With President Barack Obama’s signature today, the 21st Century Cures Act, widely considered to be landmark healthcare legislation, was passed into law.
The bill, which was more than two years in the making, gained bipartisan support and was passed by both chambers of Congress during a lame duck session. The bill passed in the Senate last week with a vote of 95-4, and two weeks ago, the U.S. House of Representatives approved the bill by a vote of 392-26.
The sweeping legislation largely focuses on medical research and changing the approval process for new drugs and medical devices but also includes a number of health IT provisions aimed at improving interoperability and electronic health information exchange.
More broadly, the $6.3 billion package of medical innovation bills contained in the 21st Century Cures Act includes $4.8 billion to the National Institutes of Health (NIH). That NIH funding includes $1.4 billion for President Obama’s Precision Medicine Initiative; $1.8 billion for Vice President Biden’s Cancer Moonshot; and $1.6 billion for the BRAIN initiative.
The legislation also provides $1 billion to states to supplement opioid abuse prevention and treatment activities, such as improving prescription drug monitoring programs (PDMPs). Additionally, the bill includes $500 million in funding to the U.S. Food and Drug Administration (FDA) over 10 years with the aim of moving drugs and medical devices to patients more quickly. With regard to mental health, the bill aims to strengthen the enforcement of the mental health parity law, which requires insurers to cover mental illness as they would treatment for other diseases.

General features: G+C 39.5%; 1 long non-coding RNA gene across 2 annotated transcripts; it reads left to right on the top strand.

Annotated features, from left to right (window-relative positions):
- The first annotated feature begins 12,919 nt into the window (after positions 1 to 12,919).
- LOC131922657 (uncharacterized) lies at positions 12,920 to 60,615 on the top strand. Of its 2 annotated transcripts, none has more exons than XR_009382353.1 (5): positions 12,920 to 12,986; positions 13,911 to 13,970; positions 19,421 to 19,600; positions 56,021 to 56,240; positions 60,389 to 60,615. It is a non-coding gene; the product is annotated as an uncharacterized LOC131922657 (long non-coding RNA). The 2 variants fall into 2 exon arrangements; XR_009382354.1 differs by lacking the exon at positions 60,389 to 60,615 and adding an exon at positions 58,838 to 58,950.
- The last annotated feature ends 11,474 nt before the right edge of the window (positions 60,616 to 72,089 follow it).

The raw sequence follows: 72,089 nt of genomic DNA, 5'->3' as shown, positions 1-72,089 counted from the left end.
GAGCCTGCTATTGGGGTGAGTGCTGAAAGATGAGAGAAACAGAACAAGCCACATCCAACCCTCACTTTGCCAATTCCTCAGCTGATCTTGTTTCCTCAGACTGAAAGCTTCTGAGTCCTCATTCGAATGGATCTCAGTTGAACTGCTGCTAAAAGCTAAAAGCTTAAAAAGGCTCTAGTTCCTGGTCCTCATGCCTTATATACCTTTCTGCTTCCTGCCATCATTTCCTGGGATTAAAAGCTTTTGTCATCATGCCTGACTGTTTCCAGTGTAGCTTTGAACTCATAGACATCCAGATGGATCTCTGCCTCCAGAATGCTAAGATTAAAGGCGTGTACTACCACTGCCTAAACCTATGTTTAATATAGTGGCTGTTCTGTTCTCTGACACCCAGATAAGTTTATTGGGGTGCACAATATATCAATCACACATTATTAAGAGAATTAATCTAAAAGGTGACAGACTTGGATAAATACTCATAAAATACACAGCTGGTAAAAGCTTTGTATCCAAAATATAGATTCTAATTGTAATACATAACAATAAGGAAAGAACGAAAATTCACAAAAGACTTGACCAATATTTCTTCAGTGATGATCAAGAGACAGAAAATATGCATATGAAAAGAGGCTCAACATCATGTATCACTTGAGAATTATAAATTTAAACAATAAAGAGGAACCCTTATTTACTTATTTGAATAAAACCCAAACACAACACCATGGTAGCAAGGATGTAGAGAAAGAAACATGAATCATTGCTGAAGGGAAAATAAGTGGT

In his remarks before signing the bill, President Obama praised the bipartisan support behind the legislation and focused specifically on the funding for NIH research efforts, such as the Precision Medicine Initiative, the Cancer Moonshot and the BRAIN initiative. “This legislation is bringing to reality the possibility of new breakthroughs to some of the greatest health challenges of our time,” he said during the signing ceremony.
Regarding the Precision Medicine Initiative, President Obama said the legislation would help to support the efforts to “use data to modernize research and accelerate discovery so treatment and healthcare can be tailored to individual patients,” and also noted that this spring, the NIH will launch its groundbreaking research cohort.
President Obama also noted that NIH’s Cancer Moonshot initiatives in the legislation had been named in honor of Vice President Biden’s son, Beau, who died of brain cancer in 2015. “It is a bittersweet day. My mother was two and a half years younger than I am today when she died of cancer. Being able to honor those we’ve lost in this way, and to know we may be able to prevent other families from feeling that same loss, that makes it a good day and I’m confident that there will be better years and better lives for millions of Americans,” Obama said.
Vice President Joe Biden said that the bill “will fundamentally change the culture of our fight against cancer.”
As it relates to healthcare information technology, healthcare stakeholders have touted the health IT provisions of the bill, particularly regarding the Food and Drug Administration’s (FDA) oversight of the sector, as well as encouraging interoperability of electronic health records (EHRs) and patient access to health data, and discouraging information blocking. A number of health IT industry organizations have expressed strong support for the legislation, specifically the focus on EHR interoperability and efforts to improve patient records matching.